AUGUSTA, Maine (AP) — Maine health insurers said Friday that Dirigo Health’ s estimate that the state-backed program saved nearly $150 million in health care costs during the past year is “extremely overstated” and “not credible.”

The Maine Association of Health Plans, a non-profit trade organization that represents the state’ s four major health insurers, issued a sharply worded critique a day after the Dirigo board embraced figures showing that Dirigo achieved the $150 million in savings through avoided costs.

The figure is used in the calculation of so-called “savings offset payments,” which are targeted at insurers and have been a critical funding source for the 5-year-old program that’ s designed to move Maine closer to universal health care.

“For the fourth year in a row, the Dirigo Health Agency board has produced an extremely overstated finding of savings achieved from health plan hospital and physician contract negotiations,” the health insurers’ association said in a statement Friday.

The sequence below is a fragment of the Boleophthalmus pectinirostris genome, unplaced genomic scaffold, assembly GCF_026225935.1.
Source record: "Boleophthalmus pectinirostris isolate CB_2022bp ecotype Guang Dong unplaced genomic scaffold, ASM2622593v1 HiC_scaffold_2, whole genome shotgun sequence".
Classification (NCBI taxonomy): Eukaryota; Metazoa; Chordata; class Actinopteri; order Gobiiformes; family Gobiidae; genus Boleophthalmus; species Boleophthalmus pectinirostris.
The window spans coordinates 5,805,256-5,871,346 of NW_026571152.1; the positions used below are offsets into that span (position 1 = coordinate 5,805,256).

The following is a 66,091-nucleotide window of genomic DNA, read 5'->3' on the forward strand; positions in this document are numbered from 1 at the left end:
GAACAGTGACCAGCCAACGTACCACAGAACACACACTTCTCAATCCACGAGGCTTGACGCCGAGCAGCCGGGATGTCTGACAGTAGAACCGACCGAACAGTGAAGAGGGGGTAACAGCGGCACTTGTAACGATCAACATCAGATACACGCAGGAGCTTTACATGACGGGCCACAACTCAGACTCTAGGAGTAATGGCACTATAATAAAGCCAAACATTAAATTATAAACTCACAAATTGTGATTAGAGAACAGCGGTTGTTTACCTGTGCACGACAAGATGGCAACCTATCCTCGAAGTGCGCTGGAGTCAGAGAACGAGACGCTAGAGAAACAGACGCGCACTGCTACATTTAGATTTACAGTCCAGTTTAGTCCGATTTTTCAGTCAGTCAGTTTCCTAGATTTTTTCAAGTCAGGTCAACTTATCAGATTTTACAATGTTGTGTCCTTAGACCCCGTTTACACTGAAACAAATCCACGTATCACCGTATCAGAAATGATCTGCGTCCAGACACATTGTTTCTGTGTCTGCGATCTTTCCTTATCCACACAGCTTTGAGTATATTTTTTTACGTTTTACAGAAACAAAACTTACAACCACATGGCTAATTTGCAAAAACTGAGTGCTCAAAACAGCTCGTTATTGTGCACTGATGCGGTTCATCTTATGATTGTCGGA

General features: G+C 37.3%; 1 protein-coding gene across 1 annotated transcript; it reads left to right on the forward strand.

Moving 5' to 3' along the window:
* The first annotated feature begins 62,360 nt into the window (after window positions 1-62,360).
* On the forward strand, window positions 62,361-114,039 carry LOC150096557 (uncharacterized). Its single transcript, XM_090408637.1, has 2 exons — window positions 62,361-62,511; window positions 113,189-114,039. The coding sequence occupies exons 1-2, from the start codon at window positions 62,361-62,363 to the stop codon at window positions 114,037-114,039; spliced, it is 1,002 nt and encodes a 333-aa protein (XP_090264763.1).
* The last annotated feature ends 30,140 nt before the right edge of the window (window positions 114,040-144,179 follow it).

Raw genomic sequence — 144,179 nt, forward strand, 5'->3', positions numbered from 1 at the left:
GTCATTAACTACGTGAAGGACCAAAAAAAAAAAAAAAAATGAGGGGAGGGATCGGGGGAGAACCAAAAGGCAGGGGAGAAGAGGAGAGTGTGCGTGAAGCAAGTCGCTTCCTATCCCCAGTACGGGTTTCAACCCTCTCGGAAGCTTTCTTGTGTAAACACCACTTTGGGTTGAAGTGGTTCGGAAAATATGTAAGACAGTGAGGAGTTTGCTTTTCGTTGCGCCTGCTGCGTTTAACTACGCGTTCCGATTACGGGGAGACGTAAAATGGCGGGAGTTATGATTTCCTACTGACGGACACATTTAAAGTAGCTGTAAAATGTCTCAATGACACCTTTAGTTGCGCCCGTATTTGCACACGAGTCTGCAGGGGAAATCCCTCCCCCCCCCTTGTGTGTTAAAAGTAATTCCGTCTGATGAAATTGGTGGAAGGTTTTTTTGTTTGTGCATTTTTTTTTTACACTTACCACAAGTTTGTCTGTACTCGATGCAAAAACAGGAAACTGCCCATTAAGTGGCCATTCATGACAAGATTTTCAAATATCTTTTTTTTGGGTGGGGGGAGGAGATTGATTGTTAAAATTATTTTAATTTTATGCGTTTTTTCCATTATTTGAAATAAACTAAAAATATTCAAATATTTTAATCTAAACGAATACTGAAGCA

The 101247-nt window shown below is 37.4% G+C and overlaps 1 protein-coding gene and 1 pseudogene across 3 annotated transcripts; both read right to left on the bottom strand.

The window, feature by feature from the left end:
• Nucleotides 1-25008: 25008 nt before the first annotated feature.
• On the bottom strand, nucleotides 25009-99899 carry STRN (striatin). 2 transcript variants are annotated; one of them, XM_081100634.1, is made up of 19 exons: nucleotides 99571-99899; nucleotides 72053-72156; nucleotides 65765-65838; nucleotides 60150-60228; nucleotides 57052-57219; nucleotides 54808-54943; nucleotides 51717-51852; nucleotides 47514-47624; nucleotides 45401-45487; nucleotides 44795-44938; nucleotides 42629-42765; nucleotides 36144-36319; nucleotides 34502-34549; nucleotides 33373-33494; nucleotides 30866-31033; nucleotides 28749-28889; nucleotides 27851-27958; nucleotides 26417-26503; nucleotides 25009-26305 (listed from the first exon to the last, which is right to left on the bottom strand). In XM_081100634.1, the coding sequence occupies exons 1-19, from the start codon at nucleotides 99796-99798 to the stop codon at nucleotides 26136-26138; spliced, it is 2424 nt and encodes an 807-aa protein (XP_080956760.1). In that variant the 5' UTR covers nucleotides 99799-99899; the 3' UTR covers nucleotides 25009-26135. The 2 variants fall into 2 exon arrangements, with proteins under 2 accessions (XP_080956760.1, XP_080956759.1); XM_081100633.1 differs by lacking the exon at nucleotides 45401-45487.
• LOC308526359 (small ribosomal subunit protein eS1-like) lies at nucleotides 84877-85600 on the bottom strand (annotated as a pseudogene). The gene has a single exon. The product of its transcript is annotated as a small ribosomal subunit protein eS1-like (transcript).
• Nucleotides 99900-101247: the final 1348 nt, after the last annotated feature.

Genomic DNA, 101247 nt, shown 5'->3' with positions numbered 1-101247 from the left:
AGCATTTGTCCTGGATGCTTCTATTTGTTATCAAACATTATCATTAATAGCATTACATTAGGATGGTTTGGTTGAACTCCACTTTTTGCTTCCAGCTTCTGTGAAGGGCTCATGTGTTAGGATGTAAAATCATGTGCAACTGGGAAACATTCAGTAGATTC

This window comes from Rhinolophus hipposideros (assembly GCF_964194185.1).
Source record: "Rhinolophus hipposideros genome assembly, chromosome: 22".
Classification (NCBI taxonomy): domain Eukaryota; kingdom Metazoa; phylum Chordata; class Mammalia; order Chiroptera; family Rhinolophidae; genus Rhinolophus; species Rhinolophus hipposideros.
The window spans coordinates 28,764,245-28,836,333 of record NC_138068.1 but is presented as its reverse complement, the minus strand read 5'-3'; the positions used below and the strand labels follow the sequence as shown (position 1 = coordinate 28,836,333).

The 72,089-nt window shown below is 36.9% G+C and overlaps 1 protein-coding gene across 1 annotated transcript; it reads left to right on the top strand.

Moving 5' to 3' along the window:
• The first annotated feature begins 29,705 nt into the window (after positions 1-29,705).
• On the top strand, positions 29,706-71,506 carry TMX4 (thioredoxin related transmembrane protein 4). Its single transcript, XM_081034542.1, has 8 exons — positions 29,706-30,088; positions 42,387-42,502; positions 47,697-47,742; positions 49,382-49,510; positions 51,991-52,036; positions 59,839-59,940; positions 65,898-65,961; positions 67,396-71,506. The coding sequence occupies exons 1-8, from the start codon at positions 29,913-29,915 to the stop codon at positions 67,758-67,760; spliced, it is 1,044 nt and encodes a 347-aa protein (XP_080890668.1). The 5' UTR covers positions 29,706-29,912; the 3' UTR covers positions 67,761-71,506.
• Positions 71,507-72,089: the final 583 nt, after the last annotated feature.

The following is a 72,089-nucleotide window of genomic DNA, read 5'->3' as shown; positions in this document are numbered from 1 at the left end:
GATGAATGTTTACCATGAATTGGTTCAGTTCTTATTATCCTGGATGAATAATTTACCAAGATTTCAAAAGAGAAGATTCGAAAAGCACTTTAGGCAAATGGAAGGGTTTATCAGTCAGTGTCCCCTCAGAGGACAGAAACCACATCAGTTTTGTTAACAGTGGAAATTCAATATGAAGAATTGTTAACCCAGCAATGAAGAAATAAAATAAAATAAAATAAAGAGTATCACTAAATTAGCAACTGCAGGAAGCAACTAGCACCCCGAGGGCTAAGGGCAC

The group said the estimate claims savings that are more than four times higher than those approved by the state insurance superintendent last year, even though Dirigo has fewer members.

“The $149.6 million number chosen by the DHA Board on Thursday is not credible,” the MAHP said.

On Thursday, the Dirigo board voted to forward that savings offset figure to the state Insurance Bureau for a review and hearing, which could be completed in a few months. The figure approved by the Insurance Bureau will go back to the Dirigo board for final approval.

Savings offsets were not Dirigo’ s preferred funding source. But newly enacted tax increases on beer, wine and soda that would have covered Dirigo expenses are being challenged and may not survive a November referendum.

“We obviously had not wanted to be here,” Trish Riley, Gov. John Baldacci’ s health policy director, said after Thursday’ s Dirigo board vote.

In embracing the $149.6 million figure, the board trimmed an earlier savings offset estimate by staff and consultants that added up to $190 million.

Of the revised savings, $119.4 came from voluntary hospital cost controls, $6.6 million from insurance administrative efficiencies, and $23.6 million in avoidance of bad debt and charity care because more people are insured.

The Maine Association of Health Plans said replacing the savings offset process would be in the best interest of Dirigo Health. It said inflated figures could increase the number of uninsured rather than expand coverage because fewer employers will be able to offer health insurance to their employees.